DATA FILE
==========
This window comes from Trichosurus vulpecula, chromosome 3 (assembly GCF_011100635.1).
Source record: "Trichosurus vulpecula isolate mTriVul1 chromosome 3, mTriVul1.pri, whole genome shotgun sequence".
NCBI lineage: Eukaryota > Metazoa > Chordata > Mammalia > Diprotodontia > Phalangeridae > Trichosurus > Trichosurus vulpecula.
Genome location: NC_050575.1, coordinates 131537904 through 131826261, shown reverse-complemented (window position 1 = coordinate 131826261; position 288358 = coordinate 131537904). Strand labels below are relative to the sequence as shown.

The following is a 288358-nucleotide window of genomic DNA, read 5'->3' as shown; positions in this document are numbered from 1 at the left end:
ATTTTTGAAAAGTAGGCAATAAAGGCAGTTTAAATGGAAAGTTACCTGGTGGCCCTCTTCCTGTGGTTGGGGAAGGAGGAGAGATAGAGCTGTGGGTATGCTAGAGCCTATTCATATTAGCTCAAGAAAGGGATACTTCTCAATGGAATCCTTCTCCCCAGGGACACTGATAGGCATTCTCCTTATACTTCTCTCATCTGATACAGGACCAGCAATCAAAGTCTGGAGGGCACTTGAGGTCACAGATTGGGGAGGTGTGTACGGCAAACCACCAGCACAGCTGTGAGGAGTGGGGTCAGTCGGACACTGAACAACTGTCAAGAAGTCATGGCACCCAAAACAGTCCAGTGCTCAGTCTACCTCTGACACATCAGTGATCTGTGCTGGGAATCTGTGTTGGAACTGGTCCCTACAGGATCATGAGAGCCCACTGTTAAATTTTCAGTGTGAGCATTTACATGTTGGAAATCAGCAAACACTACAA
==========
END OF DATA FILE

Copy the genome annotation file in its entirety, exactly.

This window comes from Trichosurus vulpecula, chromosome 3 (assembly GCF_011100635.1).
Source record: "Trichosurus vulpecula isolate mTriVul1 chromosome 3, mTriVul1.pri, whole genome shotgun sequence".
NCBI lineage: Eukaryota > Metazoa > Chordata > Mammalia > Diprotodontia > Phalangeridae > Trichosurus > Trichosurus vulpecula.
Genome location: NC_050575.1, coordinates 131537904 through 131826261, shown reverse-complemented (window position 1 = coordinate 131826261; position 288358 = coordinate 131537904). Strand labels below are relative to the sequence as shown.

The following is a 288358-nucleotide window of genomic DNA, read 5'->3' as shown; positions in this document are numbered from 1 at the left end:
ATTTTTGAAAAGTAGGCAATAAAGGCAGTTTAAATGGAAAGTTACCTGGTGGCCCTCTTCCTGTGGTTGGGGAAGGAGGAGAGATAGAGCTGTGGGTATGCTAGAGCCTATTCATATTAGCTCAAGAAAGGGATACTTCTCAATGGAATCCTTCTCCCCAGGGACACTGATAGGCATTCTCCTTATACTTCTCTCATCTGATACAGGACCAGCAATCAAAGTCTGGAGGGCACTTGAGGTCACAGATTGGGGAGGTGTGTACGGCAAACCACCAGCACAGCTGTGAGGAGTGGGGTCAGTCGGACACTGAACAACTGTCAAGAAGTCATGGCACCCAAAACAGTCCAGTGCTCAGTCTACCTCTGACACATCAGTGATCTGTGCTGGGAATCTGTGTTGGAACTGGTCCCTACAGGATCATGAGAGCCCACTGTTAAATTTTCAGTGTGAGCATTTACATGTTGGAAATCAGCAAACACTACAA